flitting


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Related to flitting: swills

flit

 (flĭt)
intr.v. flit·ted, flit·ting, flits
1. To move about rapidly and nimbly.
2. To move quickly from one condition or location to another.
n.
1. A fluttering or darting movement.
2. Informal An empty-headed, silly, often erratic person.

[Middle English flitten, from Old Norse flytja, to carry about, convey; see pleu- in Indo-European roots.]

flit′ter n.

flitting

(ˈflɪtɪŋ) or

flyting

n
dialect Scot and Northern English a move to another house
Translations
إنْتِقال بِسُرْعَه
poletování
flagrenflyvensusen
röpdösés
flökt
poletovanie
uç ma

flitting

[ˈflɪtɪŋ] N (N Engl, Scot) → mudanza f

flit

(flit) past tense, past participle ˈflitted verb
to move quickly and lightly from place to place. Butterflies flitted around in the garden.
ˈflitting noun
References in classic literature ?
The place, seen by its dim and uncertain light, appeared like the shades of the infernal regions, across which unhappy ghosts and savage demons were flitting in multitudes.
There he seemed to sit, with a dim veil of decay and ruin betwixt him and the world, but through which, at flitting intervals, might be caught the same expression, so refined, so softly imaginative, which Malbone--venturing a happy touch, with suspended breath --had imparted to the miniature
A better book than I shall ever write was there; leaf after leaf presenting itself to me, just as it was written out by the reality of the flitting hour, and vanishing as fast as written, only because my brain wanted the insight, and my hand the cunning, to transcribe it.
Perhaps they were; or perhaps there might have been shoals of them in the far horizon; but lulled into such an opium-like listlessness of vacant, unconscious reverie is this absent-minded youth by the blending cadence of waves with thoughts, that at last he loses his identity; takes the mystic ocean at his feet for the visible image of that deep, blue, bottomless soul, pervading mankind and nature; and every strange, half-seen, gliding, beautiful thing that eludes him; every dimly-discovered, uprising fin of some undiscernible form, seems to him the embodiment of those elusive thoughts that only people the soul by continually flitting through it.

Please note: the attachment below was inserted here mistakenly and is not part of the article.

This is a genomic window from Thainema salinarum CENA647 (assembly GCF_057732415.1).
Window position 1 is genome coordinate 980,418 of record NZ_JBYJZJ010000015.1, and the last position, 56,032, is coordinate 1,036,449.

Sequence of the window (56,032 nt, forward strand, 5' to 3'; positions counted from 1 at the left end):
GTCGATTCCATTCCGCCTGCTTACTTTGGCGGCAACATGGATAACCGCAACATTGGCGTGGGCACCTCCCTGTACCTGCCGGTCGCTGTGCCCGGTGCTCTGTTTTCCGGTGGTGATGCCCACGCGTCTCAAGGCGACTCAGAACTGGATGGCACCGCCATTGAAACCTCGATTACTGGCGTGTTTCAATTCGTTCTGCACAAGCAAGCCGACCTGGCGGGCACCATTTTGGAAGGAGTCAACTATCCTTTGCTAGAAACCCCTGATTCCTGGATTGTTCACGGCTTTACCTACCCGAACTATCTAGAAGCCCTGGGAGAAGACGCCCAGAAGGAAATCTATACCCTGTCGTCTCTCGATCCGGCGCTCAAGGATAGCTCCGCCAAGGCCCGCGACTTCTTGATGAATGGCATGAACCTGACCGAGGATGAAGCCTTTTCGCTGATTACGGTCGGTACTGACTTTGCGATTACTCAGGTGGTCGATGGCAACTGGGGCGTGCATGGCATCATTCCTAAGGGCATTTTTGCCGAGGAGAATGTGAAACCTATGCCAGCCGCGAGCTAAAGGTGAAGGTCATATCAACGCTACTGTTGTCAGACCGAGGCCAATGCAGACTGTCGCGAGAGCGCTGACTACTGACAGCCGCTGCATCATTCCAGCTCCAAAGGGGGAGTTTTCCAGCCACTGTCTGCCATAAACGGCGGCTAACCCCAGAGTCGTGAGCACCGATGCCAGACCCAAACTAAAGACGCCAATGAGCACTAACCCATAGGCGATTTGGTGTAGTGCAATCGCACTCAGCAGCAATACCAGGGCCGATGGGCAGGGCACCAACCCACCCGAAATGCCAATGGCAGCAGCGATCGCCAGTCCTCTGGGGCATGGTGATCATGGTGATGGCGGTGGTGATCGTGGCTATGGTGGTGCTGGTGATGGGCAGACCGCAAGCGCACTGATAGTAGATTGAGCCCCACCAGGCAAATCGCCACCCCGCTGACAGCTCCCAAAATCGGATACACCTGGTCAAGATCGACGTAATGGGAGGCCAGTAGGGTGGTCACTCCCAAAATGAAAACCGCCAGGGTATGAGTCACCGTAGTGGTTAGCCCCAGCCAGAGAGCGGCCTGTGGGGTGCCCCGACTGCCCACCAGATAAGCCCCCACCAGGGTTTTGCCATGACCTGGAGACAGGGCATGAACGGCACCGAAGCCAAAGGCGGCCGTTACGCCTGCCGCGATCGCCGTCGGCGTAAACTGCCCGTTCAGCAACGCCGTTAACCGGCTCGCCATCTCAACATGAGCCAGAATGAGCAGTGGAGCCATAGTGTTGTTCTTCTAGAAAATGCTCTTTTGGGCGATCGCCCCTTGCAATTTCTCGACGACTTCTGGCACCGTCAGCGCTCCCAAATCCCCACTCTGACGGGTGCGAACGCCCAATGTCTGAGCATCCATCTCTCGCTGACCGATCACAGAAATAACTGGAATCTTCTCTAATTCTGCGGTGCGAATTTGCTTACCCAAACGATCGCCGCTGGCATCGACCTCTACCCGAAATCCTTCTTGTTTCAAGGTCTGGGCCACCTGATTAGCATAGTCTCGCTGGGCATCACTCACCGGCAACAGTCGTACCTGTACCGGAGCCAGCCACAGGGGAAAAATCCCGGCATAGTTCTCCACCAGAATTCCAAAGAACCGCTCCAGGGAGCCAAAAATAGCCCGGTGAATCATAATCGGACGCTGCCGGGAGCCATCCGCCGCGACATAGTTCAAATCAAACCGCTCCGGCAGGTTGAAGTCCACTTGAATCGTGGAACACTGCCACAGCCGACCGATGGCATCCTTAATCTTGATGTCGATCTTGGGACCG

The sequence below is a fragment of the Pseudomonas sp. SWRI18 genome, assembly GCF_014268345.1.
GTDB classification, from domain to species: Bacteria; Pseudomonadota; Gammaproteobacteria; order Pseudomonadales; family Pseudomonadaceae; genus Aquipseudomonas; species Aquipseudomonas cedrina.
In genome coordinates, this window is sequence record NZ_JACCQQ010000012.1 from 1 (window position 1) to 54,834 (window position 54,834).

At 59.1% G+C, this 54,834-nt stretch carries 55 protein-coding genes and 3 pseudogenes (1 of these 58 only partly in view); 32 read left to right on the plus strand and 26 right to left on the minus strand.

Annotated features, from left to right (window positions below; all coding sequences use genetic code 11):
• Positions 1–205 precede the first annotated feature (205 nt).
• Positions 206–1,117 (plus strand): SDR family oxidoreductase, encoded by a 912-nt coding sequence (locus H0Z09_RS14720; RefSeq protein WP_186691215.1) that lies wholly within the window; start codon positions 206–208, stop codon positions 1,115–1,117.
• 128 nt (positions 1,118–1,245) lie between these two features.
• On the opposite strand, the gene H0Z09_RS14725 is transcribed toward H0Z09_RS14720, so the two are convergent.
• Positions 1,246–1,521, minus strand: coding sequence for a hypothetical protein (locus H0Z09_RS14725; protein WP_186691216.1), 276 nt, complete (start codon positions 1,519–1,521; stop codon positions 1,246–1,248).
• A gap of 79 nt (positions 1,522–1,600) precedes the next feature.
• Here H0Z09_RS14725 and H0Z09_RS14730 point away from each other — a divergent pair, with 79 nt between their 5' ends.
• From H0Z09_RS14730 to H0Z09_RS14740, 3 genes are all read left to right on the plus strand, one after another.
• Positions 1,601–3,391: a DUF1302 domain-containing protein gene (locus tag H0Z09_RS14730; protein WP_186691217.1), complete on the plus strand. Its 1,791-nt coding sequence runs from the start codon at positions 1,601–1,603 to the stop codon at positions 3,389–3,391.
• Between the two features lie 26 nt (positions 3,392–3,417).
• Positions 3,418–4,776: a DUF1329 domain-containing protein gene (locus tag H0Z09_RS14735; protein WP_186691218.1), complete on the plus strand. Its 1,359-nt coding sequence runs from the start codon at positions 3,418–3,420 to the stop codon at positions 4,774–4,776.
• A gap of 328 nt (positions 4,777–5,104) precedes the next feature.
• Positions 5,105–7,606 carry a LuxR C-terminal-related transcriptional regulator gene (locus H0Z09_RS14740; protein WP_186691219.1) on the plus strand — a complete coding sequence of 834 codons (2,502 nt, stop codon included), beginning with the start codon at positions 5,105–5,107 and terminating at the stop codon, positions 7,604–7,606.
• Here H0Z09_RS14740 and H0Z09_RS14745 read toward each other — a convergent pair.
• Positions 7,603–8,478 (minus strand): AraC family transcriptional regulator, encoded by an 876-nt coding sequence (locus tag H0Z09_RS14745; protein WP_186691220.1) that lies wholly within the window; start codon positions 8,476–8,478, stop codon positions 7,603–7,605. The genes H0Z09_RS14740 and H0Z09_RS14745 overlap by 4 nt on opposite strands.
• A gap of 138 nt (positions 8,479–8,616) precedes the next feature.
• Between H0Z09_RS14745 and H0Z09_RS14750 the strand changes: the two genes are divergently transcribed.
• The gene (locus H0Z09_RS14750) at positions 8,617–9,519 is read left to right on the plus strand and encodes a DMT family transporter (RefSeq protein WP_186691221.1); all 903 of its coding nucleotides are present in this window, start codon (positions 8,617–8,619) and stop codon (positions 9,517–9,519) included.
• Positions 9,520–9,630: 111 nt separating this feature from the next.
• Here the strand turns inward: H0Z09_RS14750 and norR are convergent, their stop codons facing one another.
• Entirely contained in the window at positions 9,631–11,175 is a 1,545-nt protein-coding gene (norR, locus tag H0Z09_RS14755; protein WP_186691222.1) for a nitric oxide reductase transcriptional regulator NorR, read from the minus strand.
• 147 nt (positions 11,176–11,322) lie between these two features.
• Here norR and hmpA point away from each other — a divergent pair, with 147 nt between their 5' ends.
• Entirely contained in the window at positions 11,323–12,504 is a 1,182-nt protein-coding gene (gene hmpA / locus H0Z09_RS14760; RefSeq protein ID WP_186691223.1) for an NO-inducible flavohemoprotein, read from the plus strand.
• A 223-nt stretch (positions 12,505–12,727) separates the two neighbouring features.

Who can tell how appalling to the wounded whale must have been such huge phantoms flitting over his head
He was working among the theater crowds, flitting here and there, taking large chances with the police, in his desperation half hoping to be arrested.
and ever more strenuously imploring atten- tion with each repetition, ever more sharply realizing itself to their imaginations, until even in their sleep they would find no rest from it, but hear the vague and flitting creatures of the dreams say, ALL ENG- LAND -- ALL ENGLAND
One afternoon I got lost in the woods about a mile from the hotel, and presently fell into a train of dreamy thought about animals which talk, and kobolds, and enchanted folk, and the rest of the pleasant legendary stuff; and so, by stimulating my fancy, I finally got to imagining I glimpsed small flitting shapes here and there down the columned aisles of the forest.
All the news that could be gained was that remotenesses of the cavern were being ransacked that had never been visited before; that every corner and crevice was going to be thoroughly searched; that wherever one wandered through the maze of passages, lights were to be seen flitting hither and thither in the distance, and shoutings and pistol- shots sent their hollow reverberations to the ear down the sombre aisles.
I wonder what thoughts are busy in your heart during all the hours you sit in yonder room with the fine people flitting before you like shapes in a magic-lantern: just as little sympathetic communion passing between you and them as if they were really mere shadows of human forms, and not the actual substance.
Both the expressions flitting over her face, and the changes of her moods, began to alarm me terribly; and brought to my recollection her former illness, and the doctor's injunction that she should not be crossed.
We were not far from Blackfriars Bridge, when he turned his head and pointed to a solitary female figure flitting along the opposite side of the street.